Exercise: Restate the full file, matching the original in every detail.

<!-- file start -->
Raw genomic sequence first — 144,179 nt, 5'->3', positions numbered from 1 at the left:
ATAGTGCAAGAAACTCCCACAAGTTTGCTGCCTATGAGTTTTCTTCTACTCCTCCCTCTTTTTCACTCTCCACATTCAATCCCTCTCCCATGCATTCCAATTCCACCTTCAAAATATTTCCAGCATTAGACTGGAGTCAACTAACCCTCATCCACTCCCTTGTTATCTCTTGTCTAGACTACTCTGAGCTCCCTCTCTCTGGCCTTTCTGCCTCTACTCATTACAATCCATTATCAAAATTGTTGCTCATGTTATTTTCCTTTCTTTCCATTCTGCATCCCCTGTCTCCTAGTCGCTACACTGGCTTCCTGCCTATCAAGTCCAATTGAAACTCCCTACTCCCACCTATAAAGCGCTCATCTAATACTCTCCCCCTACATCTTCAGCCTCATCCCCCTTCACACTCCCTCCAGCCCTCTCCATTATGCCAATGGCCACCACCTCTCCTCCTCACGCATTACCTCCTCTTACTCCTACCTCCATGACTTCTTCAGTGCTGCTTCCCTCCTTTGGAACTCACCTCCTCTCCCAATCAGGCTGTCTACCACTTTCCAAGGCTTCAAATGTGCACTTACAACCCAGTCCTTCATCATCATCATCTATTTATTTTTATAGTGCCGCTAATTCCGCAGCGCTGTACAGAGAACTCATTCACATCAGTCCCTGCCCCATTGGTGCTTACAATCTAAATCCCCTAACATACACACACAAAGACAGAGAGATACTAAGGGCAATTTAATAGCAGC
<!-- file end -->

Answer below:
Raw genomic sequence first — 144,179 nt, 5'->3', positions numbered from 1 at the left:
ATAGTGCAAGAAACTCCCACAAGTTTGCTGCCTATGAGTTTTCTTCTACTCCTCCCTCTTTTTCACTCTCCACATTCAATCCCTCTCCCATGCATTCCAATTCCACCTTCAAAATATTTCCAGCATTAGACTGGAGTCAACTAACCCTCATCCACTCCCTTGTTATCTCTTGTCTAGACTACTCTGAGCTCCCTCTCTCTGGCCTTTCTGCCTCTACTCATTACAATCCATTATCAAAATTGTTGCTCATGTTATTTTCCTTTCTTTCCATTCTGCATCCCCTGTCTCCTAGTCGCTACACTGGCTTCCTGCCTATCAAGTCCAATTGAAACTCCCTACTCCCACCTATAAAGCGCTCATCTAATACTCTCCCCCTACATCTTCAGCCTCATCCCCCTTCACACTCCCTCCAGCCCTCTCCATTATGCCAATGGCCACCACCTCTCCTCCTCACGCATTACCTCCTCTTACTCCTACCTCCATGACTTCTTCAGTGCTGCTTCCCTCCTTTGGAACTCACCTCCTCTCCCAATCAGGCTGTCTACCACTTTCCAAGGCTTCAAATGTGCACTTACAACCCAGTCCTTCATCATCATCATCTATTTATTTTTATAGTGCCGCTAATTCCGCAGCGCTGTACAGAGAACTCATTCACATCAGTCCCTGCCCCATTGGTGCTTACAATCTAAATCCCCTAACATACACACACAAAGACAGAGAGATACTAAGGGCAATTTAATAGCAGC